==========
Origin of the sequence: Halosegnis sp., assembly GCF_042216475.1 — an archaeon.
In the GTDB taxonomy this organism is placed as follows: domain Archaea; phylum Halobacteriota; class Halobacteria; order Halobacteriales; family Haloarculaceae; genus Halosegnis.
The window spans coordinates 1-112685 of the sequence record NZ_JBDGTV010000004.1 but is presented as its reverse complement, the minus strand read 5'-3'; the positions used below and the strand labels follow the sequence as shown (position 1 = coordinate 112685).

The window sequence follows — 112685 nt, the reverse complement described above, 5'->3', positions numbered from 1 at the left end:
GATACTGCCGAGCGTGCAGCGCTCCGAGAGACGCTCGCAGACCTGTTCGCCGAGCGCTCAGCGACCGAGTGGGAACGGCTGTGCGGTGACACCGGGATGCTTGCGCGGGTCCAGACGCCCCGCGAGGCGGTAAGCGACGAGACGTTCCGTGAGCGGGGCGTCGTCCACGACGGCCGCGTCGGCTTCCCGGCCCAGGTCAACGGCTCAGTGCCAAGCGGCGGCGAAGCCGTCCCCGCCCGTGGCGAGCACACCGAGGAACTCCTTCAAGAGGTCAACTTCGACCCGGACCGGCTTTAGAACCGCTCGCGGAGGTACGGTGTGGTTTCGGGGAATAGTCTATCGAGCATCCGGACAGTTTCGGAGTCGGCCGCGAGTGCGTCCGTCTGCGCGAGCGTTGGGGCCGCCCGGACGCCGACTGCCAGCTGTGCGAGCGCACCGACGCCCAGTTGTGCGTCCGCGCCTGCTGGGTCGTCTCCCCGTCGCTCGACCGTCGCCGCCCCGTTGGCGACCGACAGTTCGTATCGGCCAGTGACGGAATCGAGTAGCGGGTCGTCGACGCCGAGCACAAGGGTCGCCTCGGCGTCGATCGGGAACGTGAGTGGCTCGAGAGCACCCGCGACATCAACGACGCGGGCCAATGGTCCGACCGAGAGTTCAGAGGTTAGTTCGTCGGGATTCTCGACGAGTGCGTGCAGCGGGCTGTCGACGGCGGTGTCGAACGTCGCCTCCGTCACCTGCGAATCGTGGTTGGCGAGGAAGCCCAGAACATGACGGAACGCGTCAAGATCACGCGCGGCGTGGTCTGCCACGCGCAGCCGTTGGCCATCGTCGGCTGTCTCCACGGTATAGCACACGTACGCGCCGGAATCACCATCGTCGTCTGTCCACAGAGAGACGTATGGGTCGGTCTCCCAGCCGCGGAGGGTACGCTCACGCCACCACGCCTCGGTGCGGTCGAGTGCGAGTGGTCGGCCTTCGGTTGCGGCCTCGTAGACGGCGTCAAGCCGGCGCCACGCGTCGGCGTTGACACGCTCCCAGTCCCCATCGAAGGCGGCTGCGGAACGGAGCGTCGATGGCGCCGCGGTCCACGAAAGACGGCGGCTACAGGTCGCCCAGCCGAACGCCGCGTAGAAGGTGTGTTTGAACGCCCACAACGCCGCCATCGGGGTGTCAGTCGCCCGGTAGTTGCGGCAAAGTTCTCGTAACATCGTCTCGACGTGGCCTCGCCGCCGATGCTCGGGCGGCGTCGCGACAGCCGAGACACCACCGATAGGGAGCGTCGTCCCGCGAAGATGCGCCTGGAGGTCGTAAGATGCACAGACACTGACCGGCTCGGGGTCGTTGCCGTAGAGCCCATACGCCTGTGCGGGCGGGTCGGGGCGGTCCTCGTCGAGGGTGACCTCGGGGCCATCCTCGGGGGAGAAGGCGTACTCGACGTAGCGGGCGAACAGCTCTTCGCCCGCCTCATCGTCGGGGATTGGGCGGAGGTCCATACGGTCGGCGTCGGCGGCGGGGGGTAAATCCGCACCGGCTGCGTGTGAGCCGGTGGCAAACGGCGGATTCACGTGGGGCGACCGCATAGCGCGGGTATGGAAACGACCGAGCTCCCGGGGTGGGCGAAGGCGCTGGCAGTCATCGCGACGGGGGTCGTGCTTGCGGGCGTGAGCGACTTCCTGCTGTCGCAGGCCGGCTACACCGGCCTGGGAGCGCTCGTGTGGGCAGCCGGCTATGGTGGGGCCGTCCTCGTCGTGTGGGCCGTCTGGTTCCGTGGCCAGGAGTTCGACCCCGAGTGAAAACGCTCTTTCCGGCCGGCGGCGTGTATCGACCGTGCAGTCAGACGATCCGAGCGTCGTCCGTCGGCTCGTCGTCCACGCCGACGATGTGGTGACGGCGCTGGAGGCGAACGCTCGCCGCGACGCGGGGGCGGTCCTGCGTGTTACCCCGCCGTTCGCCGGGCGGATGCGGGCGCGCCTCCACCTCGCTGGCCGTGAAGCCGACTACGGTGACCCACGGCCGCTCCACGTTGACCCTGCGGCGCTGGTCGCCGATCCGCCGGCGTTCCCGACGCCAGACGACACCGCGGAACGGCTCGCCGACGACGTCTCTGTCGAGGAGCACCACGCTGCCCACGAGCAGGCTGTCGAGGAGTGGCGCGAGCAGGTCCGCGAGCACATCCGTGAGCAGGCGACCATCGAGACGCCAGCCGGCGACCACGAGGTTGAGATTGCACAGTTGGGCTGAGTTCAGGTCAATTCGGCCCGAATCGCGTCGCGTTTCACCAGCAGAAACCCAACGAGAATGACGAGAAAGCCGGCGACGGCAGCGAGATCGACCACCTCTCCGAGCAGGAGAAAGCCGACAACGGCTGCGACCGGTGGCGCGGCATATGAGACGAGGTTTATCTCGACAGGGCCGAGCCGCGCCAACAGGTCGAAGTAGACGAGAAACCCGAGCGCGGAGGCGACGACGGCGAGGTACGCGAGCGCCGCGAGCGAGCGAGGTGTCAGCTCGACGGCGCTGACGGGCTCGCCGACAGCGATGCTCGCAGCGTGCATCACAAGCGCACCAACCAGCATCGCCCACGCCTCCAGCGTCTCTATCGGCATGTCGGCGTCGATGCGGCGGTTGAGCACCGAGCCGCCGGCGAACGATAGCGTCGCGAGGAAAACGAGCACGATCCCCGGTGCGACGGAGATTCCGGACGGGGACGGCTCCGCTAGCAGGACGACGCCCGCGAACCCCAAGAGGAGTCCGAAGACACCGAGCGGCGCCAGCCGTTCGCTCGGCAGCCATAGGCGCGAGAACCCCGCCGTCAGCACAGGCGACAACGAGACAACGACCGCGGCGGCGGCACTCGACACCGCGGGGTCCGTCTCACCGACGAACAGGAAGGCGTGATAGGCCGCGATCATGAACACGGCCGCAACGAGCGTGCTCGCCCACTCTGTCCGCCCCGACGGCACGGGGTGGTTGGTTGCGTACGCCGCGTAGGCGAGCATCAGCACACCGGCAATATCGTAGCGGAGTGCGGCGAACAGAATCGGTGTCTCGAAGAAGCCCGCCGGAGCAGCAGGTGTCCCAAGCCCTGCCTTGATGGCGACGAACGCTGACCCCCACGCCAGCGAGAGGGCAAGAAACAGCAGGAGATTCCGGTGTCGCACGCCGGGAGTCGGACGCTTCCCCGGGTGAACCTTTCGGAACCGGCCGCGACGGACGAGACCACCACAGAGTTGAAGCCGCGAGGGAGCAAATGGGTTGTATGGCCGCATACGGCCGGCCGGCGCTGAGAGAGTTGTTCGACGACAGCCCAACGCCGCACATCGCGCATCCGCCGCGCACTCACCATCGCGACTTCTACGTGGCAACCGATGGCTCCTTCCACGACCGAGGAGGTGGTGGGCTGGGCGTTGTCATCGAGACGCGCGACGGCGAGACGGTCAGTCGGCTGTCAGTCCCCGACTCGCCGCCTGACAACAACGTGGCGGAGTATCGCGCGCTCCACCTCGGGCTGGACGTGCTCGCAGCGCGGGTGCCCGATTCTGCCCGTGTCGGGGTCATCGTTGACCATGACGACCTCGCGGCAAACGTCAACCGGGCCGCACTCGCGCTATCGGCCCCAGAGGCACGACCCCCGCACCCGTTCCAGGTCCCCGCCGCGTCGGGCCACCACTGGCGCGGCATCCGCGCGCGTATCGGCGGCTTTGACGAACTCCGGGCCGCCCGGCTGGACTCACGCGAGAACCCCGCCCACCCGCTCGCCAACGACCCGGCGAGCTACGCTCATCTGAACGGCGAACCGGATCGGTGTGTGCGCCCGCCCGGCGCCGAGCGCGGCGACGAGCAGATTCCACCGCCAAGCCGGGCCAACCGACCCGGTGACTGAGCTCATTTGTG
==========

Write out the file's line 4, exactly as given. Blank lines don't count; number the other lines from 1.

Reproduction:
The window sequence follows — 112685 nt, the reverse complement described above, 5'->3', positions numbered from 1 at the left end: